Subject: Re: Share common code/data across ports?
To: Daniel Carosone <>
From: Bill Studenmund <>
List: current-users
Date: 01/09/1997 10:20:22
On Thu, 9 Jan 1997, Daniel Carosone wrote:

> Well, I see a third possibility - replace MAKEDEV with a program that
> grovels kmem and pulls out all the info that you'd like to put in a
> devfs. Or even have the kernel produce a nice tree structure via some
> new interface that doesn't have all the overhead of a vfs layer. Then
> populate a normal plain ffs.

What's wrong with a vfs layer, besides the fact it must be written? One
big advantage a vfs layer would have over other ways of getting info out
of the kernel is that it can export info very cleanly to user-land.

By that I mean that when ever you change a kernel, you don't have to
re-compile ps or w or a library, nor have the running kernel be accessable
(as /netbsd). Also, you have all the info in one place. As I understand
sysctl, the hierarchy of all the names lives in the include files. The
kernel doesn't know what the different parameters are called, it just
knows a train of integers, and looks in tables for what those integers do.
If the table and the include file (or the current table and the include
files when sysctl were compiled) differ, you're hosed.

One of the things I like about kernfs is that the table describing things
is: { "Item name to export", &thevariable, flag-for-what-data-type}. Since
everything's in one place, it's harder (though not impossable!) for things
to get out of sync.

So what does this defense of vfs have to do with the current thread? I'm
not sure. I agree that the user (well, super-user) should be able to
re-name things, and there should be some way to preserve such info across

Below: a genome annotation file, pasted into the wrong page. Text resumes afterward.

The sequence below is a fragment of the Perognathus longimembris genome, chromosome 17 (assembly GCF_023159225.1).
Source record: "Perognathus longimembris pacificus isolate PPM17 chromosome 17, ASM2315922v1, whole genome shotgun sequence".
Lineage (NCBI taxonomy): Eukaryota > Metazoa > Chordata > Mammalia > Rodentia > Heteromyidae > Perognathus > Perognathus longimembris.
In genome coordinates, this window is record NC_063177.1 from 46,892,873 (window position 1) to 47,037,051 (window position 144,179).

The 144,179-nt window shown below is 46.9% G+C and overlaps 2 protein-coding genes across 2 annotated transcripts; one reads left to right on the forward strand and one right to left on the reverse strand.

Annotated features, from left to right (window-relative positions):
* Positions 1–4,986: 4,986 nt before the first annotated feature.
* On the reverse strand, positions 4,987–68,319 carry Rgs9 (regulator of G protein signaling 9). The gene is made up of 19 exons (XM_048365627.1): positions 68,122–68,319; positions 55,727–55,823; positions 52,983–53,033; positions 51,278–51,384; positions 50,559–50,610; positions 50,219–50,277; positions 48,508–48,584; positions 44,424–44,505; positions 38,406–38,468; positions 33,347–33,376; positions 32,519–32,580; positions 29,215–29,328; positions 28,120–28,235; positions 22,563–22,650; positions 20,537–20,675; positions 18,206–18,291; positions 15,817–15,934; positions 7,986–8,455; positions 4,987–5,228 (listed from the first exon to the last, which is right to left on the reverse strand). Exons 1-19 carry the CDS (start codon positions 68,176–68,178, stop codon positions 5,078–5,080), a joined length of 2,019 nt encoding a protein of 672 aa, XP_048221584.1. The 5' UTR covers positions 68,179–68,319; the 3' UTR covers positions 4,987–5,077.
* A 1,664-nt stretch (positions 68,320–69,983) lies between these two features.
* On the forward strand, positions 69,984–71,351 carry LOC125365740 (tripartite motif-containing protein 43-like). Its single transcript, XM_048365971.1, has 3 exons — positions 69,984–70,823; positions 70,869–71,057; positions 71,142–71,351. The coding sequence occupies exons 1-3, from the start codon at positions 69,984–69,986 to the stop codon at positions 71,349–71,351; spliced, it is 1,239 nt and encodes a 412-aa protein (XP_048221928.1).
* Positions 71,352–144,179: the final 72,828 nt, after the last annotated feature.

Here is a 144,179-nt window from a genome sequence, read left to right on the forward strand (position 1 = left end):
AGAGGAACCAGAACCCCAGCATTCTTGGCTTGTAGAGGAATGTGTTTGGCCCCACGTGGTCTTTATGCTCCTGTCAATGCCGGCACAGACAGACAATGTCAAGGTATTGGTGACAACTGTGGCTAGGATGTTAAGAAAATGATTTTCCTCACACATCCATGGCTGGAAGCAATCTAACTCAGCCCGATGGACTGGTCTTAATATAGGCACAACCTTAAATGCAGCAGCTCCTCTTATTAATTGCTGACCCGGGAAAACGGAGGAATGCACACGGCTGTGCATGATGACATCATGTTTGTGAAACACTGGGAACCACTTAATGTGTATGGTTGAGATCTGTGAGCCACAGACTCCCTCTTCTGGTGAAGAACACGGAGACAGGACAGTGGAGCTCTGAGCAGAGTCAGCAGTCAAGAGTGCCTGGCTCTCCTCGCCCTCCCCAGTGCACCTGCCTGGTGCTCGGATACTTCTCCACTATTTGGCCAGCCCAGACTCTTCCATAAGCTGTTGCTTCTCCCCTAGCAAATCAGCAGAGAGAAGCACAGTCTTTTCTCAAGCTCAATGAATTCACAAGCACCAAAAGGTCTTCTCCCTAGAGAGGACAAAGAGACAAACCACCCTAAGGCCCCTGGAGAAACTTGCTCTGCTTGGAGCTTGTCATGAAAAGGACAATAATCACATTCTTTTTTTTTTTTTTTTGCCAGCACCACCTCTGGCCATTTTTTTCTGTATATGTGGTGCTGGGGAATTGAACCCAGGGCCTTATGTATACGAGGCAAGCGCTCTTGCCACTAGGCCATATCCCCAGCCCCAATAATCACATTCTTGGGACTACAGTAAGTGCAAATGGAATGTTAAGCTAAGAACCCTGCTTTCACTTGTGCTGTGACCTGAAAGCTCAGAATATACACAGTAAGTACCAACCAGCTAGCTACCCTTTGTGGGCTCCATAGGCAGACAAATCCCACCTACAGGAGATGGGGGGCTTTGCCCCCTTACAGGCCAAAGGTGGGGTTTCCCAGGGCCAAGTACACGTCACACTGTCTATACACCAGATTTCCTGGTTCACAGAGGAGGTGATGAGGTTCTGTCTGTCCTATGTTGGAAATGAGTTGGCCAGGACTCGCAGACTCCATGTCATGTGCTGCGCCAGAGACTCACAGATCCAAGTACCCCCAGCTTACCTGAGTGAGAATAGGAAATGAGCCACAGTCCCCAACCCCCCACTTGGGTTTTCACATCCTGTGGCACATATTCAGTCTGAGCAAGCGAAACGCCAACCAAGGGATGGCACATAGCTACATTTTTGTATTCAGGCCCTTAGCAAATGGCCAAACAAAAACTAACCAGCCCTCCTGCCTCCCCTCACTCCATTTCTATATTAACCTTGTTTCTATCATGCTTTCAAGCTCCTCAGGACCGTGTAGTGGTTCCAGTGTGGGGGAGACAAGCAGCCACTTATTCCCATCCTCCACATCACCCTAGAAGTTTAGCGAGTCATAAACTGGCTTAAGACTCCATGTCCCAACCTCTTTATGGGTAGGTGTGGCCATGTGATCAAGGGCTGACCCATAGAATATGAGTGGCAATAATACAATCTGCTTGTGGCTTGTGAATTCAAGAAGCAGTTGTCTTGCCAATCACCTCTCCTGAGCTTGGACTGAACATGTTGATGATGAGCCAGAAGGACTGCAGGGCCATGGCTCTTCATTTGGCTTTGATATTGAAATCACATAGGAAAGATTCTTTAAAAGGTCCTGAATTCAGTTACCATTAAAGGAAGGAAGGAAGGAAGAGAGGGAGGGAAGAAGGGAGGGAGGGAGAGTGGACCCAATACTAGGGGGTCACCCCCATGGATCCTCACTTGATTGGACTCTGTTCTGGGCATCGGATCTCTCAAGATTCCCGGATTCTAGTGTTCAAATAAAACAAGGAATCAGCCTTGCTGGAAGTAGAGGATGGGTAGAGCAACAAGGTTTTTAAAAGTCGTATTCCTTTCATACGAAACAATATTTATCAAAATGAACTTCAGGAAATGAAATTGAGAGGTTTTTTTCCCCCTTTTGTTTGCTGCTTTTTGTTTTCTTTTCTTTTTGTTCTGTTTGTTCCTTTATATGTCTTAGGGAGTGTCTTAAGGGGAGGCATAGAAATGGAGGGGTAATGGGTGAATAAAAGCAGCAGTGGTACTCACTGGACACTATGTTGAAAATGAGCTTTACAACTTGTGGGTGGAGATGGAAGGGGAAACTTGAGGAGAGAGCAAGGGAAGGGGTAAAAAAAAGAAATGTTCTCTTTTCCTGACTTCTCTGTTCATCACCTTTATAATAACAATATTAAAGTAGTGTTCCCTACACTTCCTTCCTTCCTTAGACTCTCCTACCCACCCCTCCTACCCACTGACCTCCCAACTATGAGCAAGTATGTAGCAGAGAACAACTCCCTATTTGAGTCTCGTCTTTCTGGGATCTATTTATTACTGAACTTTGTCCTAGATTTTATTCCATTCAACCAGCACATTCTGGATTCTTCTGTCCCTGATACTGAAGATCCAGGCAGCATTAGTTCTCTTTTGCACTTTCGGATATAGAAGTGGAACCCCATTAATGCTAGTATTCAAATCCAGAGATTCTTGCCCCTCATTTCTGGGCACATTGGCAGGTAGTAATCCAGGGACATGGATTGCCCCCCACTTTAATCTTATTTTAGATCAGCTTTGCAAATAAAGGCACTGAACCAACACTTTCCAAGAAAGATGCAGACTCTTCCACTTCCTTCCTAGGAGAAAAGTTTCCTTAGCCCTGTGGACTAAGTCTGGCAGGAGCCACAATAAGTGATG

Maybe either something like quotas (where the is a quota file living on an
fs which stores info used by the kernel), or we could add symbolic major
#'s. For instance, we don't at present use major #'s less than 0 (do we?),
so maybe we could assign numbers (unique across all ports) for device
types, and have the kernel re-map them to correct, local values.

The idea is we take a space of major #'s which we won't use (over 10000
would work if they are unsigned), and add a column to the cdev or bdev
tables indicating that this entry is symbolicly device X. When given such
a number, the kernel scans the symbolic name field of each element, and
replaces the symbolic major # with the correct major #.

> Almost, but not quite, like the solaris "drvconfig, devlinks, .."
> programs, at least in concept.
> Lets you use the kernel information, without putting the code in the
> kernel.

I must admit I really don't like kernel munging. Well, I think if a user
program needs info, the kernel should export it cleanly unless there's a
good reason not to (like the process table access for ps; I agree it
shouldn't move around via sysctl calls as was discussed quite a while back
on teck-kern, but maybe the kernel address and ps table version COULD be

Hmm. Looks like that's my four cents for the day. :-)

Take care,